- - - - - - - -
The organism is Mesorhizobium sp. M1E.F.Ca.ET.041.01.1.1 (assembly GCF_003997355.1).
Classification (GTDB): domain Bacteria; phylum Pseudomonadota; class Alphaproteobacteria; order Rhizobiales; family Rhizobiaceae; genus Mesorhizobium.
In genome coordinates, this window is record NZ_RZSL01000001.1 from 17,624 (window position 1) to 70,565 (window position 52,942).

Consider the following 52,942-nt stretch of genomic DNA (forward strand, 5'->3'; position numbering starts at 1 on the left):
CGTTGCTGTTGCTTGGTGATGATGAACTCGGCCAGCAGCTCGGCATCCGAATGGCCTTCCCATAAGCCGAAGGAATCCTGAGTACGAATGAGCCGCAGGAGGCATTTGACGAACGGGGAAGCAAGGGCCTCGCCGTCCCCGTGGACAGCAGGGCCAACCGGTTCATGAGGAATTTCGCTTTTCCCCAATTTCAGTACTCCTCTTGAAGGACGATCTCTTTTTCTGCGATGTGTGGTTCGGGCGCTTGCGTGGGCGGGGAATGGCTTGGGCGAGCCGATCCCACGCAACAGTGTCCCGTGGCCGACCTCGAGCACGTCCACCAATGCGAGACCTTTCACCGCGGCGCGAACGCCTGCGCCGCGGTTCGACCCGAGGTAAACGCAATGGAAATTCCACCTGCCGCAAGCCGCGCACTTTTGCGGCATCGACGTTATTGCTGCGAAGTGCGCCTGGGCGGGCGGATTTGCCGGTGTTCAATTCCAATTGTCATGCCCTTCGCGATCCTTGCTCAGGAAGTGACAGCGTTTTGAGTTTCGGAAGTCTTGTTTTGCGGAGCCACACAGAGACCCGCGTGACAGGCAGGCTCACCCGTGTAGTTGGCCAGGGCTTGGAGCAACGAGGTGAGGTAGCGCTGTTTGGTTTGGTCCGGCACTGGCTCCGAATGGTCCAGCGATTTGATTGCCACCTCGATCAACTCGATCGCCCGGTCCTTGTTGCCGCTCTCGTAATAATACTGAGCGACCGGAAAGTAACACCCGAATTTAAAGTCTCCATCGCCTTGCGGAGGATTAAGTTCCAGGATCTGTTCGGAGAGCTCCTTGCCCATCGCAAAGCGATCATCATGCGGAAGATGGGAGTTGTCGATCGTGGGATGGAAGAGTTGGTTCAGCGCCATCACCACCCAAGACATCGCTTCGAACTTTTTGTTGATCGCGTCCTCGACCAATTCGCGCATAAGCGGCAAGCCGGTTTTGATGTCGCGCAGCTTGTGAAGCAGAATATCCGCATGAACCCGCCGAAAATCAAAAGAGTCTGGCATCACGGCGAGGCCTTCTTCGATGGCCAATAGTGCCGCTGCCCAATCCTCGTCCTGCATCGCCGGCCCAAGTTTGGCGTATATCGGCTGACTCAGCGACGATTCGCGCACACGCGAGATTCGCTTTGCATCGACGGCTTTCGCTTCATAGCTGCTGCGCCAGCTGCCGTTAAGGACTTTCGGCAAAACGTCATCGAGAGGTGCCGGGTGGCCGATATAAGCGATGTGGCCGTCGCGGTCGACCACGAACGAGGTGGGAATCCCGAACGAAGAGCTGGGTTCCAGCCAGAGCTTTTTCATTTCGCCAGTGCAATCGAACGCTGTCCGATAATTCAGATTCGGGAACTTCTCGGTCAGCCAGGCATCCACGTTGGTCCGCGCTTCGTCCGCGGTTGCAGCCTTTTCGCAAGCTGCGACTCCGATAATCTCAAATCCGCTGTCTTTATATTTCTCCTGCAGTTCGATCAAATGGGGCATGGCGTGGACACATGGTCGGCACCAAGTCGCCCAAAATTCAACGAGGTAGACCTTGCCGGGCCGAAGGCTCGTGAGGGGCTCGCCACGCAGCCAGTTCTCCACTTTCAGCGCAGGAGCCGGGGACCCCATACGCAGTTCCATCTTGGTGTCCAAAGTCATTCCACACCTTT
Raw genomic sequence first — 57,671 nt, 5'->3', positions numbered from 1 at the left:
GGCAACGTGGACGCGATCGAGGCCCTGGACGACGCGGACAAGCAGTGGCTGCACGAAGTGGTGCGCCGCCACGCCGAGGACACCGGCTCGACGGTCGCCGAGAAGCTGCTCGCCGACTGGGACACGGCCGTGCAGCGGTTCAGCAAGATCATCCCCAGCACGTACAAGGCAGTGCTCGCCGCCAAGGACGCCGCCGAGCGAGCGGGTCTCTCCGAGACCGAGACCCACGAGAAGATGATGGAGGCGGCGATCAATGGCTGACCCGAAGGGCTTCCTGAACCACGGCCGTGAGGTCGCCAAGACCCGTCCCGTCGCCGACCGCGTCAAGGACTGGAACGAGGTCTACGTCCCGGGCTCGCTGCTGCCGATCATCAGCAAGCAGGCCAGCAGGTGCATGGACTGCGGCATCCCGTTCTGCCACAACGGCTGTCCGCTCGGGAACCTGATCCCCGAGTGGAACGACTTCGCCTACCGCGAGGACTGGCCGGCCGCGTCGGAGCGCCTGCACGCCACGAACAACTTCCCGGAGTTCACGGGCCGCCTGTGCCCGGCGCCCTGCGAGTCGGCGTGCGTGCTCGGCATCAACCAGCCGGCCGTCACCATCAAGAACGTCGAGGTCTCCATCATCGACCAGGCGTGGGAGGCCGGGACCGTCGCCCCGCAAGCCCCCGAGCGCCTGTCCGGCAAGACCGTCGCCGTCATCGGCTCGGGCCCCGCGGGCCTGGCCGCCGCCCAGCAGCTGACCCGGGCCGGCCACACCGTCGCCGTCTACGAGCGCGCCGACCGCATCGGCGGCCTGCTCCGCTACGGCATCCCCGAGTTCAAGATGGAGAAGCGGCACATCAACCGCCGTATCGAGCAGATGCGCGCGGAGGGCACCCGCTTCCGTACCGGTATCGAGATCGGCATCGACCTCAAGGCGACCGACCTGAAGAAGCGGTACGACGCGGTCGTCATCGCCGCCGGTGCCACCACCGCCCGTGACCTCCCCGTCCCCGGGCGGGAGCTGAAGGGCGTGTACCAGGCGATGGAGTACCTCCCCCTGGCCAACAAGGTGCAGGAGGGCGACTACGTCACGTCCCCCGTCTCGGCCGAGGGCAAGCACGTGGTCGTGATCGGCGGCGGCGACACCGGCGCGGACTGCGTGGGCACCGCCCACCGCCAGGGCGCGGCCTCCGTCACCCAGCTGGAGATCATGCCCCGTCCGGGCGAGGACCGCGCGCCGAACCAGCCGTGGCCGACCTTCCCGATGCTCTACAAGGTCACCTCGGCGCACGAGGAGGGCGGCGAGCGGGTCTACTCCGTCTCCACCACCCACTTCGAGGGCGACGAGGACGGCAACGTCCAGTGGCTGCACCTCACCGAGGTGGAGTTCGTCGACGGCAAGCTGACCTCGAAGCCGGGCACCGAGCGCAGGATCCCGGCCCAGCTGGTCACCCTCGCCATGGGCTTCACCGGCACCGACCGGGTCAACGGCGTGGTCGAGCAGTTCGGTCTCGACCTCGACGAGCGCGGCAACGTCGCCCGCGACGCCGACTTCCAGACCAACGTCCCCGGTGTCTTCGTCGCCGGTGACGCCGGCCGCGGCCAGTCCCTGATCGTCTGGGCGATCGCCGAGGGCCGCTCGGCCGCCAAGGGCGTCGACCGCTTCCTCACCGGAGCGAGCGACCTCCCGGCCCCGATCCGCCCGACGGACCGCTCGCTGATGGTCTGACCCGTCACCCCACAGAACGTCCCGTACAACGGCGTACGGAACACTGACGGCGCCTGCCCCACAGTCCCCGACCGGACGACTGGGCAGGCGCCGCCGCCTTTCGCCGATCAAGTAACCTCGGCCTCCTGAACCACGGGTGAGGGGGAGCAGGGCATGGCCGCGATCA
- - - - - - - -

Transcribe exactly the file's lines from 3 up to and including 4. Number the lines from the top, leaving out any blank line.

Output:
In genome coordinates, this window is record NZ_RZSL01000001.1 from 17,624 (window position 1) to 70,565 (window position 52,942).

Consider the following 52,942-nt stretch of genomic DNA (forward strand, 5'->3'; position numbering starts at 1 on the left):